sea gift

On Sunday I go on a long hike with my visiting son and daughter, out North Beach. We see three eagles in trees and then the reason. A dead octopus on the beach, large. A sea gift of protein. Four more eagles and other birds soared while people were close. Returning, this juvenile bald eagle is on the beach, happy with this meal. The speckled feathers changing from juvenile to adult are quite gorgeous. I want to go in the sea and meet our giant pacific octopus, too, some day.

reminder

For the Ragtag Daily Prompt: timely.

My mother died in 2000 and my father in 2013 and my house is full of art. My mother was a prolific artist and I am working on placing, gifting, cataloging her art. There is rather more than I’d seen. Watercolors and etchings were her most loved, I think, though she did woodcuts, silk screen, oils, pottery and all sorts of crafts.

She did tiny etchings, often 2 by 2 or 2 by 3 inches of fantasy creatures.


Etching of Winged Hare, by Helen Ottaway
Winged Hare by H. Ottaway
etching: Dolphin, by Helen Ottaway
Dolphin, by H. Ottaway

grateful

With both my parents dead, I am so grateful to my aunts and uncle for stepping in. My aunts told me “We are your mothers now.” With my son and his girlfriend living in Maryland, both aunts and my uncle are in Virginia.

The beautiful gifts are from my uncle. He makes them in the shop at the retirement community. We got a tour. He’s currently making a cherry headboard for them.

When I took his picture he said, “Watch out, you’ll break your camera!” But I don’t think so. Thank you, uncle.

family escape

For the Ragtag Daily Prompt: family.

My daughter and I are out visiting my son and his girlfriend on the east coast. My son wanted ideas for Christmas, since he and my daughter know I have enough stuff. I suggested tickets to something: a play, music, something in the DC area.

They took us to Georgetown on Sunday and we did an escape room! We were in the prehistoric one and solved it before the one hour timer. Lots of clues and math and letters! It was great fun! We escaped being eaten by solving all of the clues and leaving the escape rooms, hooray!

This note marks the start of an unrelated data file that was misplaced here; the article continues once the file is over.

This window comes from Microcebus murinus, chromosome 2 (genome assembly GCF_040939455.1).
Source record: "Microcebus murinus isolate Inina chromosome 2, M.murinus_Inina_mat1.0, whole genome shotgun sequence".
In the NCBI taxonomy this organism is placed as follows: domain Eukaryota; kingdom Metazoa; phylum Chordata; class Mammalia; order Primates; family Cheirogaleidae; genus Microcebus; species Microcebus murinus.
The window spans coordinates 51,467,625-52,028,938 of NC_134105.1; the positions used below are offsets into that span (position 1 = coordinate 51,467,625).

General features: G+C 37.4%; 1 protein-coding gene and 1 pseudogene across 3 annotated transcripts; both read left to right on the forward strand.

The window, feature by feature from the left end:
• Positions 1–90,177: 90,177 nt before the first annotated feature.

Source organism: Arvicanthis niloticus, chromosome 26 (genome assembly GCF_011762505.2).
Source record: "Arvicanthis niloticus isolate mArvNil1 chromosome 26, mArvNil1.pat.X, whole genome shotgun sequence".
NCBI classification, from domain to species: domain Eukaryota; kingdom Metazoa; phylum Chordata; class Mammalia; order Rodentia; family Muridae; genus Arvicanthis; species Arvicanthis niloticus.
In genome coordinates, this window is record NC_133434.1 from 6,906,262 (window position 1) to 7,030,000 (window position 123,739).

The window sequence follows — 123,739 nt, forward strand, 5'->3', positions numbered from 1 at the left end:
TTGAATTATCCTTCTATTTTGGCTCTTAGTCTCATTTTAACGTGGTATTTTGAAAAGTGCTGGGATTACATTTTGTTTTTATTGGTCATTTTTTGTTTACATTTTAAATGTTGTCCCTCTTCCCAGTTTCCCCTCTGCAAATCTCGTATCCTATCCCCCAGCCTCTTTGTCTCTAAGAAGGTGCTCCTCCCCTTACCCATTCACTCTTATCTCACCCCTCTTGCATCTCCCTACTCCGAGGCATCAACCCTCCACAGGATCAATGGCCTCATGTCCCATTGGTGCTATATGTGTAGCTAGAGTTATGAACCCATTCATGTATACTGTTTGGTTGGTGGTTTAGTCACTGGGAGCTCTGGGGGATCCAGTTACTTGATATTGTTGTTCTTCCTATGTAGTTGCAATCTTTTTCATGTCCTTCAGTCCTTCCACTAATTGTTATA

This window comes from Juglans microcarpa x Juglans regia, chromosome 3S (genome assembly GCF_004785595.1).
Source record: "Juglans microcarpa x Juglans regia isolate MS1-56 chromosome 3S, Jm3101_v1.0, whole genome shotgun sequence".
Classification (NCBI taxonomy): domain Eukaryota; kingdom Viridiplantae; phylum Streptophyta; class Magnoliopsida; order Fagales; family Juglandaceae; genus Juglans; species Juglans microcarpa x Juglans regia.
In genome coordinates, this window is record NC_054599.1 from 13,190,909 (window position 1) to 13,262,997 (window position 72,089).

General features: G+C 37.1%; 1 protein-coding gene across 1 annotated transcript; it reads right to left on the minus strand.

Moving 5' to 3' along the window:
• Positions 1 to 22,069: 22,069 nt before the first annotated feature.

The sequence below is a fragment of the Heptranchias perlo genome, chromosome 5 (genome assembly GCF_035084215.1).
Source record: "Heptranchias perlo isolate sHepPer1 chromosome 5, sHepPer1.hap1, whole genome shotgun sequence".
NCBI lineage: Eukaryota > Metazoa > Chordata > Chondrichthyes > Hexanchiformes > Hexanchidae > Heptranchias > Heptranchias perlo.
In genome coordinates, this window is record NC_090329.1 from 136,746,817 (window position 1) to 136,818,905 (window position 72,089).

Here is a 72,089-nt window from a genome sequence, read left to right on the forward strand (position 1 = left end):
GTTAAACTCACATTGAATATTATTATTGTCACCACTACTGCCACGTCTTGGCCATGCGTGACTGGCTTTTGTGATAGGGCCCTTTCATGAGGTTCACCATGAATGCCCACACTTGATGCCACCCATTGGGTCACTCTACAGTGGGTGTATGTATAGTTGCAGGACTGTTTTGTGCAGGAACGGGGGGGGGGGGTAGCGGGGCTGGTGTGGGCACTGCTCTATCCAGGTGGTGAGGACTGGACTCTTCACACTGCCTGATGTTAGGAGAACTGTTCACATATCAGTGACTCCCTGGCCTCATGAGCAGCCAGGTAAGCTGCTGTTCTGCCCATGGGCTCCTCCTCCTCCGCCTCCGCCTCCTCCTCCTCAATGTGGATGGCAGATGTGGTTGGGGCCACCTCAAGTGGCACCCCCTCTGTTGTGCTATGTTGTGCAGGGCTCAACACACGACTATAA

thanks!

We had a lovely Thanksgiving.

My daughter precleaned and neatened the kitchen. We shopped in the morning after choosing the final menu. We made stuffing together. I did the turkey. She made garlic mashed potatoes, carrots and a really delightful cranberry sauce with cayenne. I made the gravy, brussel sprouts and celeriac and our friends brought two beautiful pies! Apple and pumpkin!

My daughter set the table after trying multiple tablecloths. She also washed pans and bowls as we cooked. Our guests helped with cleanup as I dismantled the turkey. Turkey broth is done this morning and they left us pie. Pie for breakfast and all cleaned up!

Have a delightful day and rest of the weekend.

Christmas for Children

For the Ragtag Daily Prompt: shop.

The main thing I am going to shop for today is a little tag that I got at my Sunrise Rotary yesterday. This is a gift request for a child, part of Christmas for Children, run by our local Kiwanis. Here: Port Townsend Kiwanis.

Applications for gifts for children are here: https://www.christmas4children.com/.

This year, Christmas for Children is not only handling Port Townsend requests, but Chimacum and Port Hadlock and Quilcene.

A friend just remarried and he says that they are comparing stuff. They have two of many many things! Kitchen items, house items. Maybe as a wedding gift we should all offer to go choose between two of the things and take one away to donate to someone in need! All those decisions!

 

outdoors

For mindlovesmisery’s Sunday writing prompt: gift.

My sister and I were blessed by the gift of connection to outdoors. To forest, lake, field, desert, prairie. I sleep better in a tent on the warm earth than any house, ever. When the world is too much with me, or the news is too awful, or a patient dies of ovarian cancer and is younger than me….

…..I walk on the beach, in the forest, in my neighborhood. I sing back to the birds. I speak chickadee well enough that they perch on a branch close by and sing back. Or argue, perhaps. Swinging on a branch.